Please forgive me if the odd spelling mistake creeps into the next 50 lines or so. After straining a muscle in my right forearm yesterday, I?m forced to tackle things one handed. I wish I could say I hurt my arm in a hip and stylish way like practicing hot yoga or fighting over that last pair of half priced boots but no; I did it by stirring a pot of risotto! Those creamy little grains of Arborio rice however were worth every bit of discomfort I now feel.
Why was I even bothering to stand over a stove for 45 minutes when there are so many recipes out there that advocate whacking everything into a pot and letting it do its own thing? Because of something I heard Lidia Bastianich
say about 15 years ago that has stuck with me ever since . If you don’t know who Lidia is don’t worry, it’s not so much about Lidia but what her message was. Early on in my cooking odyssey, I sat transfixed in front of the TV watching this little Italian woman showcase how to make risotto. It wasn’t the recipe that drew me in (I didn’t even know what risotto was at the time) but it was how she spoke of the love that goes into the dish as she meticulously stirred the pot. How taking 45 minutes out of her busy day was not a lot to ask of herself when it brought such love and comfort to her family. She talked about taking time to caress each grain of rice with broth to gently coax the starch out, rewarding you with a beautiful meal. Lidia compared cooking risotto to raising her children; taking time to listen to them, surrounding them in love and then watching them emerge into beautiful people.
I’m reminded of her words not just when after a long day I’m too tired to stand over a pot of risotto but every time I set out to nourish my family whether it is through food or simply spending time with them. Life is crazy and tiring but if you put the effort in, it’s amazing the reward you get back. Which leaves me with a sore arm, a delicious risotto and one happy (and well fed) family! Spoil your family today with Lidia’s recipe for Basic Risotto – just remember to switch hands every once in a while! Enjoy!
Makes 4 main-course or 8 first-course servings
Preparation Time 10 minutes
Cooking Time 45 minutes
Use this recipe as your main plan for making risotto and then once you master it be inspired by adding ingredients such as sautéed mushrooms, bacon or spinach. The texture of a properly cooked risotto is creamy, with each grain of rice separate and al dente. To achieve that, you are actually coaxing the starch gently out of the grains of rice. Adding cold stock to the risotto may cause the surfaces of the rice grains to ‘seize up’ and seal in the starch, instead of releasing it into the liquid.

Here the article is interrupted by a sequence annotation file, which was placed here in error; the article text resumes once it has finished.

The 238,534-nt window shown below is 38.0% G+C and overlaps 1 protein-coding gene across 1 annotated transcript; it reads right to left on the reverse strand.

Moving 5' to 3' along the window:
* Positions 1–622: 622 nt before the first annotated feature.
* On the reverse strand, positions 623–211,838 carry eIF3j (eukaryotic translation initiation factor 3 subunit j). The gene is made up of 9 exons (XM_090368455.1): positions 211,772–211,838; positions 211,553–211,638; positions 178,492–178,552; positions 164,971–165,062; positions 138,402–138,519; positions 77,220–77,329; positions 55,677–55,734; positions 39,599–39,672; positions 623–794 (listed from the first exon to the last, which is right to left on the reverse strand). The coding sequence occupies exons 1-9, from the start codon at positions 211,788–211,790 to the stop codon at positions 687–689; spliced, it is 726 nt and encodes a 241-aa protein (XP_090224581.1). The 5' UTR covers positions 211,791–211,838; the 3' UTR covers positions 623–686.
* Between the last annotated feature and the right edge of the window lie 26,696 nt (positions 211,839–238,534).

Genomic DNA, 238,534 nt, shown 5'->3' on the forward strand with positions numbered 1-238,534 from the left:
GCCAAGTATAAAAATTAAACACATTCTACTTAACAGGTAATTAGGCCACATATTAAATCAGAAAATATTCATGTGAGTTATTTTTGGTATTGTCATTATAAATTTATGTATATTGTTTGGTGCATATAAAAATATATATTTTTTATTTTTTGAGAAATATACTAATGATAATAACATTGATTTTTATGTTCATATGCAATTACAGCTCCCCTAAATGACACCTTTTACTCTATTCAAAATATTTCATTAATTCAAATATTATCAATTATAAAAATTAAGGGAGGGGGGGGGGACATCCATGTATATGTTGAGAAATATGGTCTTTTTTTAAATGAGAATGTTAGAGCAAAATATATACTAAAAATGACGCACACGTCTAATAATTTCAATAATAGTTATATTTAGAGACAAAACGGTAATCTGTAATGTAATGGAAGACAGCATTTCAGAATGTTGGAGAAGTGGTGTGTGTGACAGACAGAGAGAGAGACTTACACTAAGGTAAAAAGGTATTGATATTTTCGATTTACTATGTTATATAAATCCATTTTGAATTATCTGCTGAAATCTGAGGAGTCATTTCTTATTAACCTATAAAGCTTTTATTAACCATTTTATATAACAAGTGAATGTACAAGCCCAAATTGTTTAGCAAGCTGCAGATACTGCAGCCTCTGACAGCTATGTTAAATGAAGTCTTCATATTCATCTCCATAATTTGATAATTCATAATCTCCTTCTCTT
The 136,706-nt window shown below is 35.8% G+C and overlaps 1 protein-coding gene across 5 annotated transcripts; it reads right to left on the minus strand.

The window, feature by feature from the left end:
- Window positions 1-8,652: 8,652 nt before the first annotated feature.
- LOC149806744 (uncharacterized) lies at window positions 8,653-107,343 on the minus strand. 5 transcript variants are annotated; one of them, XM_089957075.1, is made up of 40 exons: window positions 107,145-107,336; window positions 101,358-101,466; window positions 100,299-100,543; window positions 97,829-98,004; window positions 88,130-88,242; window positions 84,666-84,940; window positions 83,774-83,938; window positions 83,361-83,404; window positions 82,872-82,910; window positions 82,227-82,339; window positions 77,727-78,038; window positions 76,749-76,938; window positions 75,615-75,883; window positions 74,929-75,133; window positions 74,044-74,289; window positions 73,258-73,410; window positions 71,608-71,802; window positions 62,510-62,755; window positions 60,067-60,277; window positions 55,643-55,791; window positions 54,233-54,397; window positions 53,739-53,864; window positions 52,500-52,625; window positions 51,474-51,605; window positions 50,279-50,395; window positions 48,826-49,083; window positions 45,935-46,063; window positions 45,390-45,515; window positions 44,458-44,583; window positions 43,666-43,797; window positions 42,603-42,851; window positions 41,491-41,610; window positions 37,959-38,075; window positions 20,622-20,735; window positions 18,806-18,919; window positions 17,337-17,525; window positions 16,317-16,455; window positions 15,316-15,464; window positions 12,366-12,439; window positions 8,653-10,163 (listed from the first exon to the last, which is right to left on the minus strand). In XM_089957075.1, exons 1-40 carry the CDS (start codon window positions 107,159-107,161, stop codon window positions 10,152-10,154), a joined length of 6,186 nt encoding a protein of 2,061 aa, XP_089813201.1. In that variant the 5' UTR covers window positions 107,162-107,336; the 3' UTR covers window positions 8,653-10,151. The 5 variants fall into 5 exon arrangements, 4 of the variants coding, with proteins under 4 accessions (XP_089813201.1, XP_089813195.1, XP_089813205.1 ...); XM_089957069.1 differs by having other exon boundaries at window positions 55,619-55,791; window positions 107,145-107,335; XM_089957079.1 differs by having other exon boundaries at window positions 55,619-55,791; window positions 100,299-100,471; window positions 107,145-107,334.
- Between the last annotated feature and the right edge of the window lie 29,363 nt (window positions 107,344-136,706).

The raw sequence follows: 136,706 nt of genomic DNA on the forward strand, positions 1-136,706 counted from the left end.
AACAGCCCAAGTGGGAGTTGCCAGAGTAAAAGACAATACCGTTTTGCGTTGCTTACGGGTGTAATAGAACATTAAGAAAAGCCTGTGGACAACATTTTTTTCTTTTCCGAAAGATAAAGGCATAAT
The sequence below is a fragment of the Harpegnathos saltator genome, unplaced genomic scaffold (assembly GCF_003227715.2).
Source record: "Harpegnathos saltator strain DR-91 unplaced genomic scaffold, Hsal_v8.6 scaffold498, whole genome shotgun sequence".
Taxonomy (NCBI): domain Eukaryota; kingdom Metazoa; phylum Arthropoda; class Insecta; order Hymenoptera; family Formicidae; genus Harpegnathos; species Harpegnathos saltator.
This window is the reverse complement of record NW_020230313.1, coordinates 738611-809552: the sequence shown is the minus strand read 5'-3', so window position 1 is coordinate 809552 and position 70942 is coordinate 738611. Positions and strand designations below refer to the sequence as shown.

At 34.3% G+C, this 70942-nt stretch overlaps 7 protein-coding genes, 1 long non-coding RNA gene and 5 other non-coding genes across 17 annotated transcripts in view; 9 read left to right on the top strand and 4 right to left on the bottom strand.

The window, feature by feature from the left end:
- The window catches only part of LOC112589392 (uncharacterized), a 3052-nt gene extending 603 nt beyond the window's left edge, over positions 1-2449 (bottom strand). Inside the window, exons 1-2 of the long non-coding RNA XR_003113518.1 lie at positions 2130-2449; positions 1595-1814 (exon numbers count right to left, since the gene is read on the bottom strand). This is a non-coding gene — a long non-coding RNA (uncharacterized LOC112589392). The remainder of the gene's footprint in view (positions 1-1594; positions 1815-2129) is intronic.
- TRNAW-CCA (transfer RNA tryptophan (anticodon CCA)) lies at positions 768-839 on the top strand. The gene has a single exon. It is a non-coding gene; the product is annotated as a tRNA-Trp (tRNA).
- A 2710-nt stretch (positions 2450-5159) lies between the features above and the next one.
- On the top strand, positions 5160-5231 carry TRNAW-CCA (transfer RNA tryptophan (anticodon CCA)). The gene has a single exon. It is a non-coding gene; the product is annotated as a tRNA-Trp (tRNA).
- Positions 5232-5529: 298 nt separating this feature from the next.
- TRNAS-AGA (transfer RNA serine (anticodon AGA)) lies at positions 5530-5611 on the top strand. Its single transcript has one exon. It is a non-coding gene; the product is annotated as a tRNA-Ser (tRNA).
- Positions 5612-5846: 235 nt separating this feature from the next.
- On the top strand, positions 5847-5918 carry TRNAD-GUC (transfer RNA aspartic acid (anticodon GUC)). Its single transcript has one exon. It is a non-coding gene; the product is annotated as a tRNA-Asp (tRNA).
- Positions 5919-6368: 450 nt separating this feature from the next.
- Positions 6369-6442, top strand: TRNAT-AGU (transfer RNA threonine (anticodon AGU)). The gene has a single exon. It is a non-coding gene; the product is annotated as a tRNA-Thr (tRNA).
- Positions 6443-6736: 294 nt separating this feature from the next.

1.25 Litres (5 cups) hot chicken broth or vegetable broth
3 tablespoons extra-virgin olive oil
1 medium onion, minced (about 3/4 cup)
1 medium leek, white parts only, chopped (about 1 cup)
4 to 6 green onions, white and green parts chopped separately
2 cups Arborio or Carnaroli rice
75ml (1/3 cup) dry white wine
Salt and freshly ground pepper
2 tablespoons unsalted butter, cut into 4 pieces
1/3 cup freshly grated Parmigiano-Reggiano cheese
Pour the broth into a medium saucepan and keep it warm over low heat.
Heat the olive oil in a wide heavy based stock pot over medium heat. Stir in the onion and cook, stirring occasionally, until softened, about 4 minutes. Stir in the leek and the white parts of the scallions and cook, stirring, until the onion is golden, about 6 minutes. Adjust the heat under the pan as the onion browns so that it cooks slowly with gentle bubbling.
Stir in the rice and continue stirring until the grains are coated with oil and
“toasted” – the edges become translucent – 1 to 2 minutes. Pour in the wine and let it boil, stirring the rice, until evaporated. Season the rice lightly with salt and ladle enough of the hot broth into the pan to barely cover the rice. Bring to a boil, then lower the heat so the broth is at a lively simmer. Cook, stirring constantly, until all the broth has been absorbed and you can see the bottom of the pan when you stir. Continue cooking, pouring in the remaining hot broth in small batches – each addition should be just enough to completely moisten the rice – and cook until each batch of broth has been absorbed. Stir constantly until the rice mixture is creamy but al dente; this will take approximately 16 to 20 minutes from the time the wine was added. Adjust the level of heat throughout cooking so the rice is simmering very gently.
Remove the pan from the heat; stir in the butter and green parts of the
scallion until the butter is completely melted. Stir in half the grated cheese,
taste the risotto, and add salt, if necessary, and pepper.
To serve, ladle risotto into warm, shallow bowls and serve immediately after finishing. Either top each serving with some of the remaining grated cheese or pass the cheese separately.
*Recipe adapted from Lidia’s Italian American Kitchen by Lidia Matticchio Bastianich, 2001
Nadine Hughes is the creator and owner of, The Cook’s Companion and The Menu Companion, through
which she offers kitchen consultations, menu planning services as well as private
cooking classes for adults and teens throughout Southern
Ontario. She is also a published author and avid blogger who is
often called upon for “emergency” cooking and entertaining advice. Pick up a copy of her latest eBook “The
Groove Mamma Goes Gourmet – Easy Ways To Put The Fun Back Into Entertaining”
for $7.99 at www.groovemamma.com